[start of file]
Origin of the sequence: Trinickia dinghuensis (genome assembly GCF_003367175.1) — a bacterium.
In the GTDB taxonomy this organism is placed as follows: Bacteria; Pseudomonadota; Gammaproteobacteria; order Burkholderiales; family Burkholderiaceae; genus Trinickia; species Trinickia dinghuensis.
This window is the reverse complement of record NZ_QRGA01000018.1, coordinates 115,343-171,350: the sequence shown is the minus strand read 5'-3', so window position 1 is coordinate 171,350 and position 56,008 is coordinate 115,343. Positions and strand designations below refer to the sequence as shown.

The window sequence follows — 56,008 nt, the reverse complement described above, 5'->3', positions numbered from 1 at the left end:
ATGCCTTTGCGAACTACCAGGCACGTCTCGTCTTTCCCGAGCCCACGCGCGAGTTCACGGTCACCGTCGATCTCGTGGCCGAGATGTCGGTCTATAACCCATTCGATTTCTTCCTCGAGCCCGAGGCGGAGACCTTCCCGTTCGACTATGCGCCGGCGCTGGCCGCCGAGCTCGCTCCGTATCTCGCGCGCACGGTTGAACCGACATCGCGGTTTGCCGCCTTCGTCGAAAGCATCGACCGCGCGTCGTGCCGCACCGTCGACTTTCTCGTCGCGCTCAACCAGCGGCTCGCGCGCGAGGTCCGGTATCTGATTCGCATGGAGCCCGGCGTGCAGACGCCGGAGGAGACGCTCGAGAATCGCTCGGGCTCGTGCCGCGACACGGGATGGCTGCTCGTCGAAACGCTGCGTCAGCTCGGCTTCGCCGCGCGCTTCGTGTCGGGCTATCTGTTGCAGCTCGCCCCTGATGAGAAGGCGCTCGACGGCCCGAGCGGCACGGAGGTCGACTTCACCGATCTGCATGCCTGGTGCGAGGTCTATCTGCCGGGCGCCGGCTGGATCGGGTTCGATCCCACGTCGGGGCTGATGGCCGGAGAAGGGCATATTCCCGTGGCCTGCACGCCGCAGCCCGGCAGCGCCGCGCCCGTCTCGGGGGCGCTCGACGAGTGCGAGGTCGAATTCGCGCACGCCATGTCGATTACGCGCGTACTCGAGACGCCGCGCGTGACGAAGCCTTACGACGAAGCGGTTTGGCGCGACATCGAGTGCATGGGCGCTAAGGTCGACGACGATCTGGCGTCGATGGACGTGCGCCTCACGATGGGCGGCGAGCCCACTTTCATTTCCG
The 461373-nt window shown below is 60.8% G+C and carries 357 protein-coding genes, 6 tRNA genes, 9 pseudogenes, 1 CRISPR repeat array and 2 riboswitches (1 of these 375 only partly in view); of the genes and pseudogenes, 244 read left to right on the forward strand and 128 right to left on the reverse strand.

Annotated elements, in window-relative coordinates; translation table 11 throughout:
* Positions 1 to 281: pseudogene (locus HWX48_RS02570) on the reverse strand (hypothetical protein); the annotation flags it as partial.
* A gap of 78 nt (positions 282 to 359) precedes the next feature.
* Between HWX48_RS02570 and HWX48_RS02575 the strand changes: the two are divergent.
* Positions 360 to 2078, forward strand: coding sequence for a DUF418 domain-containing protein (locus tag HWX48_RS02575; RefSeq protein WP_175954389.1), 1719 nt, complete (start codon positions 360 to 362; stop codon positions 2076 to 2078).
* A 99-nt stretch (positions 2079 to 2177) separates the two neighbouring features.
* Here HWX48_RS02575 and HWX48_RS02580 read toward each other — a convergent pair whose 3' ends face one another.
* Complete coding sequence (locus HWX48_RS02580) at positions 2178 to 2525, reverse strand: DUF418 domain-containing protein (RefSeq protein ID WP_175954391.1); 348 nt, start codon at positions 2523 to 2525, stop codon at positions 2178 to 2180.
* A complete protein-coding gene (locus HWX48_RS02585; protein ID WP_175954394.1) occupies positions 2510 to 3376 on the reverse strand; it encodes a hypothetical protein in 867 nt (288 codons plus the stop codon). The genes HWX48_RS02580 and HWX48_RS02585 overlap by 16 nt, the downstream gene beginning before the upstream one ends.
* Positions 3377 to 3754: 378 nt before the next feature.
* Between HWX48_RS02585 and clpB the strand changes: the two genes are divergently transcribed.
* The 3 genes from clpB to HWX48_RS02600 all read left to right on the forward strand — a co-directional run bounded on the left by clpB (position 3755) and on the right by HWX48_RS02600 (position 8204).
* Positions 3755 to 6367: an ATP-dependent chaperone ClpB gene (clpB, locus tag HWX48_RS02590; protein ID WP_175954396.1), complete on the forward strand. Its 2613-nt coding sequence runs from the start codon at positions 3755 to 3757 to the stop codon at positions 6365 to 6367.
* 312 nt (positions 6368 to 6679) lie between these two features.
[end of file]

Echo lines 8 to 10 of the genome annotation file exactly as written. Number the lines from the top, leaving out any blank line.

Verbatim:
* Positions 1 to 281: pseudogene (locus HWX48_RS02570) on the reverse strand (hypothetical protein); the annotation flags it as partial.
* A gap of 78 nt (positions 282 to 359) precedes the next feature.
* Between HWX48_RS02570 and HWX48_RS02575 the strand changes: the two are divergent.